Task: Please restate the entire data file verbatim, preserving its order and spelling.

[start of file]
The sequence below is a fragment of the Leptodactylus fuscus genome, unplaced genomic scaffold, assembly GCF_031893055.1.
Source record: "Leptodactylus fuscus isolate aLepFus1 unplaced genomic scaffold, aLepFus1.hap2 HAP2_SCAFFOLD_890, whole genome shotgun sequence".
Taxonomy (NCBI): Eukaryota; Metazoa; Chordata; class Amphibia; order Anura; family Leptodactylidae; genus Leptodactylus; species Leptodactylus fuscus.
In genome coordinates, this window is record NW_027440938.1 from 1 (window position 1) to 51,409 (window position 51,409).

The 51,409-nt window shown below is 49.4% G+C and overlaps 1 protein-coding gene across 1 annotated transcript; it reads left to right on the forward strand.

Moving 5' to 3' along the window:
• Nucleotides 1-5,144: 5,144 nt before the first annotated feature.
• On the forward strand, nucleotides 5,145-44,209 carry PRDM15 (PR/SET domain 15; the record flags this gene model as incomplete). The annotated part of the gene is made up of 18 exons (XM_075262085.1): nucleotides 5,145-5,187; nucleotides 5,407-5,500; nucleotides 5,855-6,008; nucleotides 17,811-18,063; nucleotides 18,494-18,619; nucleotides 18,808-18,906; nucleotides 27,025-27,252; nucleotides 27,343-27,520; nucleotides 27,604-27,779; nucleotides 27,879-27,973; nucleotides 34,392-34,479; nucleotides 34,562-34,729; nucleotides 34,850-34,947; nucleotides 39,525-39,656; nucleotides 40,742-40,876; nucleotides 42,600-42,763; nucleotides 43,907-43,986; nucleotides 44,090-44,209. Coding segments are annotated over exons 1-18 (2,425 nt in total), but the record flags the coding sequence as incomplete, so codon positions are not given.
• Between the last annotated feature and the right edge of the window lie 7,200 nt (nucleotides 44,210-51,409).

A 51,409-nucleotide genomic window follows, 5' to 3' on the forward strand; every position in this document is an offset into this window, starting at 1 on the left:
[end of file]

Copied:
The sequence below is a fragment of the Leptodactylus fuscus genome, unplaced genomic scaffold, assembly GCF_031893055.1.
Source record: "Leptodactylus fuscus isolate aLepFus1 unplaced genomic scaffold, aLepFus1.hap2 HAP2_SCAFFOLD_890, whole genome shotgun sequence".
Taxonomy (NCBI): Eukaryota; Metazoa; Chordata; class Amphibia; order Anura; family Leptodactylidae; genus Leptodactylus; species Leptodactylus fuscus.
In genome coordinates, this window is record NW_027440938.1 from 1 (window position 1) to 51,409 (window position 51,409).

The 51,409-nt window shown below is 49.4% G+C and overlaps 1 protein-coding gene across 1 annotated transcript; it reads left to right on the forward strand.

Moving 5' to 3' along the window:
• Nucleotides 1-5,144: 5,144 nt before the first annotated feature.
• On the forward strand, nucleotides 5,145-44,209 carry PRDM15 (PR/SET domain 15; the record flags this gene model as incomplete). The annotated part of the gene is made up of 18 exons (XM_075262085.1): nucleotides 5,145-5,187; nucleotides 5,407-5,500; nucleotides 5,855-6,008; nucleotides 17,811-18,063; nucleotides 18,494-18,619; nucleotides 18,808-18,906; nucleotides 27,025-27,252; nucleotides 27,343-27,520; nucleotides 27,604-27,779; nucleotides 27,879-27,973; nucleotides 34,392-34,479; nucleotides 34,562-34,729; nucleotides 34,850-34,947; nucleotides 39,525-39,656; nucleotides 40,742-40,876; nucleotides 42,600-42,763; nucleotides 43,907-43,986; nucleotides 44,090-44,209. Coding segments are annotated over exons 1-18 (2,425 nt in total), but the record flags the coding sequence as incomplete, so codon positions are not given.
• Between the last annotated feature and the right edge of the window lie 7,200 nt (nucleotides 44,210-51,409).

A 51,409-nucleotide genomic window follows, 5' to 3' on the forward strand; every position in this document is an offset into this window, starting at 1 on the left: